Some Africans wrongly imagine that the West or new emerging powers such as China are entirely “dependent” on African resources. Equally naïve, others call nostalgically for a supposedly ancient African “communal” economy. Others again believe that a communist nirvana is just around the corner.
Africa’s energy supplies, metals and commodities may become obsolete, as the Fourth Industrial Revolution develops new replacement materials faster than current efforts to do so, which is happening in both industrial countries and emerging powers.
Most of the recent research on the impact of the Fourth Industrial Revolution shows that Africa is so unprepared, it will be the worst off. Africa’s growth model of attracting investment because of its low wages and low-skills may lose its competitive advantage, in a world where manufacturing will become more digital. Africa’s necessary push to growth through agriculture – because of its available land and low-skills are now, also in danger.
An Oxford University report done with Nesta, the non-profit research group, says agriculture, specifically planting fibre and cereal crops, raising cattle, sheep and goats, and marine fishing, will in the future, likely to be taken over by robots.
Most Africans eke out a living in the agriculture and informal sectors. Oxford University and the Nesta research argues that the key “challenge for governments is thus to help workers that are made redundant to transition into novel creative professions”.
A separate recent report by Citibank and Oxford University warned that the “benefits of technological change are not being widely shared”, and that automation and robotics will increase inequality between those already rich (Western countries) and poor (African). The joint Citibank and Oxford University study predict that 85% of Ethiopia’s jobs could become redundant.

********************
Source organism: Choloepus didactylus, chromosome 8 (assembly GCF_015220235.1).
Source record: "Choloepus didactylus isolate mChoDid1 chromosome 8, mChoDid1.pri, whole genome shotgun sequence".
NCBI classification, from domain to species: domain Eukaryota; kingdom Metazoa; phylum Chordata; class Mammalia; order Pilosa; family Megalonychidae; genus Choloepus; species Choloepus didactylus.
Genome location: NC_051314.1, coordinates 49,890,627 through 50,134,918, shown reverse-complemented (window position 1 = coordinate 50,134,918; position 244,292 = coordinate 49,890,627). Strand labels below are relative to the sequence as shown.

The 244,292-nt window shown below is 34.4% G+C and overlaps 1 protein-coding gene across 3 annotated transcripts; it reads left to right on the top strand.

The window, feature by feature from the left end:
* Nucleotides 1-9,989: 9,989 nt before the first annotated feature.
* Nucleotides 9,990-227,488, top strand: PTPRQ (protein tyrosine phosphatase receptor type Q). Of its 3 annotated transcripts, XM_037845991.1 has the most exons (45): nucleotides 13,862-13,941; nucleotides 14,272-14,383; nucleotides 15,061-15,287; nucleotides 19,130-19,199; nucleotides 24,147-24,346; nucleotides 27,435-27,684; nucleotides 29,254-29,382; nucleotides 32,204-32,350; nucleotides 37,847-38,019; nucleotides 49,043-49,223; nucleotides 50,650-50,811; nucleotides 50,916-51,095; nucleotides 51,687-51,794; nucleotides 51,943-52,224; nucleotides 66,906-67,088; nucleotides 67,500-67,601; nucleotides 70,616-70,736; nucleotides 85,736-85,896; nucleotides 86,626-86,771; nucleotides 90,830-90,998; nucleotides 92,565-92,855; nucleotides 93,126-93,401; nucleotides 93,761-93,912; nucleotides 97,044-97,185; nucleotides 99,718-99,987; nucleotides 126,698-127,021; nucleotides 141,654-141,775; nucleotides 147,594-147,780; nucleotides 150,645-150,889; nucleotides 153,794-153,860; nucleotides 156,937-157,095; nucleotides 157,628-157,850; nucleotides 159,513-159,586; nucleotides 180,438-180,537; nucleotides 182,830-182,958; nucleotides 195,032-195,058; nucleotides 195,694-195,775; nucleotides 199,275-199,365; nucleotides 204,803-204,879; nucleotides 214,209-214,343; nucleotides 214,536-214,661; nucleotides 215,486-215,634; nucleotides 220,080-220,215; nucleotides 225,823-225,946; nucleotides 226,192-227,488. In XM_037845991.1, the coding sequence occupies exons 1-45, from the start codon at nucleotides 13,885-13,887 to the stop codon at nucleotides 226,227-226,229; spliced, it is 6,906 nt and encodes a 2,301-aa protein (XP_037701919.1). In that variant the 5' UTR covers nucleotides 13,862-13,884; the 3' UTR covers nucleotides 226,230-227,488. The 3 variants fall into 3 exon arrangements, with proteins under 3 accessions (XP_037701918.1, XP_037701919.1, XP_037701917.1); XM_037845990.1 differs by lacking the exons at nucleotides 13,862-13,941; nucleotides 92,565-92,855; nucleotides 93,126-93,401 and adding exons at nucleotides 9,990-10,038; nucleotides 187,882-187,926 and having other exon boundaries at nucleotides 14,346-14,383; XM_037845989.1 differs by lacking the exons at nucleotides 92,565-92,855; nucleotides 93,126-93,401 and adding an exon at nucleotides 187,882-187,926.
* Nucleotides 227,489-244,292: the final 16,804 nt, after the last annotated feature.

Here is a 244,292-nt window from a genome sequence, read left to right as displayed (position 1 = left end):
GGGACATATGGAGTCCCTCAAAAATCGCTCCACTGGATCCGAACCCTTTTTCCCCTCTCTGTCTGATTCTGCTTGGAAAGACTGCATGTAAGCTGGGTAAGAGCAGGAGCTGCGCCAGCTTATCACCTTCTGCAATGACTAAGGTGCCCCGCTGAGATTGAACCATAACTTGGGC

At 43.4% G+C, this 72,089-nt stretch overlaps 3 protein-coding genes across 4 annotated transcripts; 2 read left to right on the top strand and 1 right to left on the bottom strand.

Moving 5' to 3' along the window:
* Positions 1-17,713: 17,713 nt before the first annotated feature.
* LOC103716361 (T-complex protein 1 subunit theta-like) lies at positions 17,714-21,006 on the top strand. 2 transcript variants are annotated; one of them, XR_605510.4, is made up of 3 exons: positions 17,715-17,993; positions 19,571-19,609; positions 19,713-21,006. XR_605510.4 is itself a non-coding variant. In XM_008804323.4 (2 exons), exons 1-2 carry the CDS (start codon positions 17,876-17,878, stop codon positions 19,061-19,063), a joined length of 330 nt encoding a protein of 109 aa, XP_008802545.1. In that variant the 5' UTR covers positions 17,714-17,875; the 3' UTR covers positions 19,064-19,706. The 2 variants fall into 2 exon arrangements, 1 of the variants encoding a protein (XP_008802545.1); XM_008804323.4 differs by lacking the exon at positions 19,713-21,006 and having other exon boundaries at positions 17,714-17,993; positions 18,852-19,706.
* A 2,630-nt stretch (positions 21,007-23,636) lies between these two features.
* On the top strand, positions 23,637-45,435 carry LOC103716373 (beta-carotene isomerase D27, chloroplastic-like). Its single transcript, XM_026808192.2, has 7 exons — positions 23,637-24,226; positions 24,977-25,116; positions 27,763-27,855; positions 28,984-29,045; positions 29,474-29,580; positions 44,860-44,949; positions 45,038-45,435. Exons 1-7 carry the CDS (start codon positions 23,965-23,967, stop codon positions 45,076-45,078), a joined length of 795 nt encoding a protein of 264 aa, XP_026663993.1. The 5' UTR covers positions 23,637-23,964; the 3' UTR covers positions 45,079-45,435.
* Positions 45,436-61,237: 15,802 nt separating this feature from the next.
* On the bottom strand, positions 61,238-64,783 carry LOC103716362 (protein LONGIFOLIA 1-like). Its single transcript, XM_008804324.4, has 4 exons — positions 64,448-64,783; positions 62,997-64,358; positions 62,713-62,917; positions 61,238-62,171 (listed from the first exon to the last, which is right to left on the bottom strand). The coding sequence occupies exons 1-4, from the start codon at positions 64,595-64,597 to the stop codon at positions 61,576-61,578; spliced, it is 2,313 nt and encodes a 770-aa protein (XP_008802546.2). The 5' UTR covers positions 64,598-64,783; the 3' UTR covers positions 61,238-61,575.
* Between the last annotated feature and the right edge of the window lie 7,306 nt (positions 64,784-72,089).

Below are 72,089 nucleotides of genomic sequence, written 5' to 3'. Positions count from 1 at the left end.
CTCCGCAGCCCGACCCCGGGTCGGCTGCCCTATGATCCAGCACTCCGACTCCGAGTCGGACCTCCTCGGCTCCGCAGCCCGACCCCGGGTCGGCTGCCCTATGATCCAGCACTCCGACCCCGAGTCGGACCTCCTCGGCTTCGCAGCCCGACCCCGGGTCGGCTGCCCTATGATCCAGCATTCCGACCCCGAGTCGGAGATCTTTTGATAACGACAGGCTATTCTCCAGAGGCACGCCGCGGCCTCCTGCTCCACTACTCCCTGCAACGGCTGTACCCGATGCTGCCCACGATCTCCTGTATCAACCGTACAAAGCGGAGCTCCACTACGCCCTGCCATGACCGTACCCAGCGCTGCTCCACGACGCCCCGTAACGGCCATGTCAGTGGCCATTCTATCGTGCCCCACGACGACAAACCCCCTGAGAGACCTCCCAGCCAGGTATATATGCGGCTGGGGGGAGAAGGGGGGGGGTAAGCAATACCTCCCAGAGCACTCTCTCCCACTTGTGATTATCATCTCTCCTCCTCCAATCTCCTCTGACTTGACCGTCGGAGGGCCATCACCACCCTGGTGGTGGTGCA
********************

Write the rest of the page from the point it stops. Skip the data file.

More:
Africa will have to speed up developing its infrastructure. However, the infrastructure must be smart, not white elephants. Infrastructure must be in such way that it serves as a catalyst to unlock development. African countries will also have to use new technology in smarter ways to leapfrog its current development.
Africa’s educational systems are obsolete. Early schooling will have to be transformed just as the East Asians did, to produce the kind of skills that can make one prosper in the Fourth Industrial Revolution.
African countries need to dramatically beef up tertiary education, away from the focus on social sciences to engineering, science and technical subjects. They must expand technical education, and must introduce a mix of artisan, vocational and agricultural training institutions. African curricula for basic schooling, vocational and technical schools, and higher education institutions must be upgraded to meet the demands of the Fourth Industrial Revolution.
At the lower end, Africa needs technicians for the technology-based labour markets of the future; at the higher end, the skilled engineers to unlock new digital manufacturing industries.
Creative industries will be among those that will weather the Fourth Industrial Revolution. African countries must expand their creative industries. All of these must be included in coherent industrialisation strategies. These strategies will have to be different to come to terms with the Fourth Industrial Revolution. It cannot be industrial policies which are manufactured for the pre-technology age.
African civil society, business and academics must rewire their outdated pre-digital age modes of thinking – and provide new ideas, approaches and policies to tackle the continent’s challenges. African citizens must start to elect leaders and governments fit for the Fourth Industrial Revolution – not those who are stuck in the independence or liberation “revolution” mode.
William Gumede is Executive Chairperson Democracy Works Foundation. His latest book is Restless Nation: Making Sense of Troubled Times.